The biochemical and physical properties of the blood-brain barrier (BBB) are known to regulate drug delivery to the central nervous system (CNS), making it incredibly challenging to treat neurological diseases. A viable strategy may be to target organic anion transporting polypeptides (OATPs in humans; Oatps in rodents), transporters that facilitate blood-to-brain drug uptake. Over the past several years, our laboratory has studied the involvement of OATPs/Oatps in the BBB transport of drugs that are effective in treatment of neurological pathologies such as cerebral hypoxia/reoxygenation stress and ischemic stroke. Using male and female Sprague-Dawley rats, we have shown that Oatp1a4, the primary drug transporting Oatp isoform at the rodent BBB, is critical for brain delivery of 3-hydroxy-3-methylglutarylcoenzyme A (HMG-CoA) reductase inhibitors (i.e., statins). More recently, we have shown that Oatp1a4 functional expression is higher at the BBB in female Sprague-Dawley rats as compared to their male counterparts. Interestingly, this work also showed that Oatp1a4 protein expression and transport activity in brain micro-vessels from castrated male rats was the same as in female control rats or in ovariectomized females. This observation pointed towards a role for male gonadal sex hormones in the regulation of Oatp1a4 at the BBB. Therefore, we sought to determine the effect of testosterone on Oatp1a4 protein expression using a mouse brain micro-vessel endothelial cell line (bEND.3). Specifically, we studied the effect of testosterone in normoxic cells and in cells subjected to oxygen/glucose deprivation (OGD), an in vitro condition relevant to ischemic stroke. In normoxic (i.e., control) bEND.3 cultures, testosterone increased Oatp1a4 protein expression in a dose-dependent manner. In contrast, testosterone reduced Oatp1a4 protein expression in bEND.3 cells subjected to 8 h OGD but had no effect in these cultured mouse brain endothelial cells after 8 h OGD/24 h reoxygenation (i.e., OGD/R). Interestingly, testosterone treatment increased expression of the androgen receptor under both OGD and OGD/R conditions. Overall, these data provide the first evidence for differential regulation of Oatp1a4 protein expression by testosterone under normoxic, OGD, and OGD/R conditions. Further studies are required to evaluate the implications of these findings on transport of Oatp1a4 substrates (i.e., statins) and to determine the molecular machinery involved in altered Oatp1a4 expression in endothelial cells following exposure to testosterone.
  • Enemies and Brothers: Nationalism in Russian Official Discourse Regarding Crimea

    Klimanova, Liudmila; Donahoe, Maria; Leafgren, John; Willerton, John P. (The University of Arizona., 2021)
    This study focuses on nationalist language in Russian official discourse (political and media discourse) regarding Crimea. The discourse reveals two major trends: anti-Ukrainian sentiment and pro-Russian sentiment. While several studies outline the official narrative and document examples of nationalist language, no study analyzes this language through the lens of nationalist theory. This study aims to 1) outline the language and sentiments in Russian official discourse, 2) place this language within its social/historical context, and 3) explain the emotive power of such language through nationalist theory and Critical Discourse Analysis (CDA). The researcher used Eric Hobsbawm’s instrumentalist theory of nationalism and Anthony Smith’s ethno-symbolist theory of nationalism, as well as Norman Fairclough’s and Teun van Dijk’s frameworks of CDA. The research suggests that through ideologically contested language, the discourse presents a narrative of the Ukrainian regime as a threat to Russians in Crimea and highlights Russia’s duty to defend its historic homeland.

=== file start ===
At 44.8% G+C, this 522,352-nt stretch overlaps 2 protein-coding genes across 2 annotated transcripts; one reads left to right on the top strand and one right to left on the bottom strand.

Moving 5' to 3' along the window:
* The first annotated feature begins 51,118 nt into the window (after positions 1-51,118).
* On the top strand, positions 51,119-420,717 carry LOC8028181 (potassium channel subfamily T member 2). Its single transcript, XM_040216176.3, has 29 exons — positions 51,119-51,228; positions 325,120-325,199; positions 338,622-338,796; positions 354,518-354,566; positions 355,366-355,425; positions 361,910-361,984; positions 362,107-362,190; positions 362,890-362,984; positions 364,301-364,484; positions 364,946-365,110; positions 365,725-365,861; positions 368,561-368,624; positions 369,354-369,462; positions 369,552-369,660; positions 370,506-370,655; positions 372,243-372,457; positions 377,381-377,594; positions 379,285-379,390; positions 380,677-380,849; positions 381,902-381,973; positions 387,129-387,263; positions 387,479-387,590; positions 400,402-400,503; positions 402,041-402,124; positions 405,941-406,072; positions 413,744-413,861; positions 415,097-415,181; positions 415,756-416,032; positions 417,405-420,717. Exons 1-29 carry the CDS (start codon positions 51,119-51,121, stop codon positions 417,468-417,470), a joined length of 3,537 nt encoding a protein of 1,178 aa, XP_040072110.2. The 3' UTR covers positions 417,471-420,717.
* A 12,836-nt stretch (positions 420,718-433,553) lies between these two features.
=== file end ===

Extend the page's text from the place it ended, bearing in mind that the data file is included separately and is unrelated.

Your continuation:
• Printing Clay: Design Optimization for 3D Printing Sustainable and High-Performance Housing

    Ida, Aletheia; Puppos, Andrew; Dickinson, Susannah; Musters, Paulus (The University of Arizona., 2021)
    The changing climate, a precarious economy, and political turmoil have left countless people homeless throughout the world. As more people are displaced by climate change and other issues, the number of people who lack adequate housing in the world will continue to grow. Due to the enormous impact of architecture and construction on the environment, a method for housing these people that is climate-conscious must be developed. Whether housing is needed for migrants and refugees arriving at international borders, or for citizens displaced within their own homelands by climate disasters, the key to housing these people is creating an adaptable method of quickly constructing shelter. 3D printing offers a fast and efficient solution which can utilize responsive design to minimize the environmental impact, while keeping costs low for unhoused people who are struggling financially. Utilizing parametric design techniques can lead to design strategies that optimize a house for the local climate conditions and reduce both the energy used to keep occupants comfortable and the resources extracted from the local environment. 3D printing can also begin to move from using concrete materials with a high carbon footprint to locally source materials like adobe made from soil extracted from the site, to achieve the lowest possible environmental impact. This research begins by analyzing the thermal performance of 3D printed samples with varying infill values to determine the best print parameters for good thermal performance in hot climates. Building on this, a strategy for creating responsive home designs that use this knowledge to modify the geometry of a structure according to its local climate conditions. These buildings are algorithmically optimized for the climates where they are needed to address housing needs, and moving forward, will be tested at larger scales with local clay materials.